The United Kingdom, now free from the European Union, published negotiating objectives Monday for a free trade agreement with the U.S., and improving agriculture imports and exports will be key during talks that are expected to begin in the next several weeks, British government officials said.
“Publication of our objectives is a clear statement that the U.K. is ready to start negotiations on an ambitious free trade agreement with the U.S.,” British Prime Minister Boris Johnson said in a statement. “This offers the opportunity to deepen our economic engagement in key areas such as agriculture, business services and advanced manufacturing and to lead the world in setting new standards for digital trade and intellectual property protection.”
The EU is keen on keeping the U.K. beholden to its agricultural restrictions on biotechnology, growth hormones, ractopamine and peracetic acid rinses, but British officials say they are willing to negotiate. The U.S. has been unable to export poultry to the U.K. under European rules that ban the antimicrobial rinses used by U.S. producers. Other European barriers block most U.S. beef and pork.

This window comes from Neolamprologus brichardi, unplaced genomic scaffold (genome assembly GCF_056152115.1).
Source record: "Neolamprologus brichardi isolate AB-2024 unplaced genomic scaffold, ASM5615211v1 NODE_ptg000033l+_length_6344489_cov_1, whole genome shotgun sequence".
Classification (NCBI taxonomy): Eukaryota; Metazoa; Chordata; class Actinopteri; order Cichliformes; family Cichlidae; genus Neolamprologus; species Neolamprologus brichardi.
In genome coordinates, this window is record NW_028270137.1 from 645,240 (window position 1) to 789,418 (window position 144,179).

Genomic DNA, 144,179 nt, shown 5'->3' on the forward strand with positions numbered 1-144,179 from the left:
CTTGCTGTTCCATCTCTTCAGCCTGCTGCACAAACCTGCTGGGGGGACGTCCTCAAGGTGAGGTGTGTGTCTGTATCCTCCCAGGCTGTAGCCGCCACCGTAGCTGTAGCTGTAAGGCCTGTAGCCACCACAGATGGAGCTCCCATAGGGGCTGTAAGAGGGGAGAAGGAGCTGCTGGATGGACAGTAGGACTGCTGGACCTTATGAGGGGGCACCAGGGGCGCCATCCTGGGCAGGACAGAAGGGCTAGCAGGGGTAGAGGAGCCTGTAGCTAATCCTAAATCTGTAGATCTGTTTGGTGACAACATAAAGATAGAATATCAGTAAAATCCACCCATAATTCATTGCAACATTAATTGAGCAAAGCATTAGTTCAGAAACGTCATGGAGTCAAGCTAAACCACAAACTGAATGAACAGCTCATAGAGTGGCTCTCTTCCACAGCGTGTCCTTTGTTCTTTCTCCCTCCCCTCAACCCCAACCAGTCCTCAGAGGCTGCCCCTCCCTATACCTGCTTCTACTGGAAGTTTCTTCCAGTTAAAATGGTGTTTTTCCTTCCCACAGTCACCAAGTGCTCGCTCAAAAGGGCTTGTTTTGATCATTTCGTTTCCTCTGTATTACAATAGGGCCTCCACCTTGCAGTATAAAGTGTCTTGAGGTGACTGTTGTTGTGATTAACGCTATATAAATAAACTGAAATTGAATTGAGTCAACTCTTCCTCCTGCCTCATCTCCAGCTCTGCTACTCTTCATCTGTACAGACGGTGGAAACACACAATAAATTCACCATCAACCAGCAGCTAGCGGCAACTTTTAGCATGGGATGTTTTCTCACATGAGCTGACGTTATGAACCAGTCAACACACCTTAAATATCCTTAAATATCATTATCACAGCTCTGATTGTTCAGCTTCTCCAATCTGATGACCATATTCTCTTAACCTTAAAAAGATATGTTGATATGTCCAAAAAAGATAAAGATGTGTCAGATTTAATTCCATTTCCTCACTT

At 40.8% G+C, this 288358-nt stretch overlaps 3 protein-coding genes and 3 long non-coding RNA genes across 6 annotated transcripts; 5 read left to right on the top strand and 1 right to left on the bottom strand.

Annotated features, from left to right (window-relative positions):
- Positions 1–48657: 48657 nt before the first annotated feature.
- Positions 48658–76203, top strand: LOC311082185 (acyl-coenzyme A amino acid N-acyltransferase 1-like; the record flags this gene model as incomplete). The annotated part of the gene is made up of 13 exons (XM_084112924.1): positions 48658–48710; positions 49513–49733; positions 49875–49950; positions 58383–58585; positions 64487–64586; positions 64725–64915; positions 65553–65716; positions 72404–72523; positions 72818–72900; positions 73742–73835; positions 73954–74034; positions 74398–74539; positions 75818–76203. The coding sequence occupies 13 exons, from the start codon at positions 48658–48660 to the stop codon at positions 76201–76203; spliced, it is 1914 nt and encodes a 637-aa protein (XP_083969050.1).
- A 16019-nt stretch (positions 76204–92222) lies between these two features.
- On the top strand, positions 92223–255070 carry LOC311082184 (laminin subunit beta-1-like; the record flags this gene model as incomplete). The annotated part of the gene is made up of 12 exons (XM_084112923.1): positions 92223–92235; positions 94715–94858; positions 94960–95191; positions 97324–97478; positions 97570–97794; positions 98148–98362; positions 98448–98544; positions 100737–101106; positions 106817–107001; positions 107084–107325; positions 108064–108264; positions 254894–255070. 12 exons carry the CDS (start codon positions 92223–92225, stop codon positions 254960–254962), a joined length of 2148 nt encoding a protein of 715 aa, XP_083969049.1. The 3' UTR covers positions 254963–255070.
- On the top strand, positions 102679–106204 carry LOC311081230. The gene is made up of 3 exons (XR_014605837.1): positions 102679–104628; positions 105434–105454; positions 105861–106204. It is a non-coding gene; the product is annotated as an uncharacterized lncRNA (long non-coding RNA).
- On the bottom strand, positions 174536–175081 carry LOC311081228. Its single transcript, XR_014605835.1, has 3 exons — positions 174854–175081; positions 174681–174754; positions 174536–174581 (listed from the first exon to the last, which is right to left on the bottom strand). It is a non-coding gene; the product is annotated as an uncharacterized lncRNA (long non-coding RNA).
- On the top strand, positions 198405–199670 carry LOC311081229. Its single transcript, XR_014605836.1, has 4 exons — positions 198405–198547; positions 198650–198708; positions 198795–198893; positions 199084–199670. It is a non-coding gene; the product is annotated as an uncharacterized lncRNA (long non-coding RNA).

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The U.K., however, does not have to follow the EU's lead on regulations when it comes to agriculture or other issues, a British government official told reporters Monday. The British are determined to make their own regulations and accept deals on their own terms, free from the influence of Europe’s way of doing things, the official said.
The British official also stressed that the U.K. knows that, going into talks with the U.S., it will have to increase the country’s market access for U.S. farm goods or the U.S. Congress will not approve of any trade pact.
Still, there may be some pushback from British non-government organizations and the public in general. The government acknowledged that it received public feedback in which “concerns were raised” about U.S. standards for GMOs, growth hormones and pesticides.
One U.S. farm commodity that stands to benefit from increased access to the U.K. is rice. The U.K., under European rules, maintains a 38,000-metric-ton tariff-rate quota. Outside of that, U.S. milled rice is taxed at the equivalent of about $117 to $142 per metric ton. That's about a 20% tariff, and getting rid of it could sharply boost U.S. exports, according to the USA Rice Federation.
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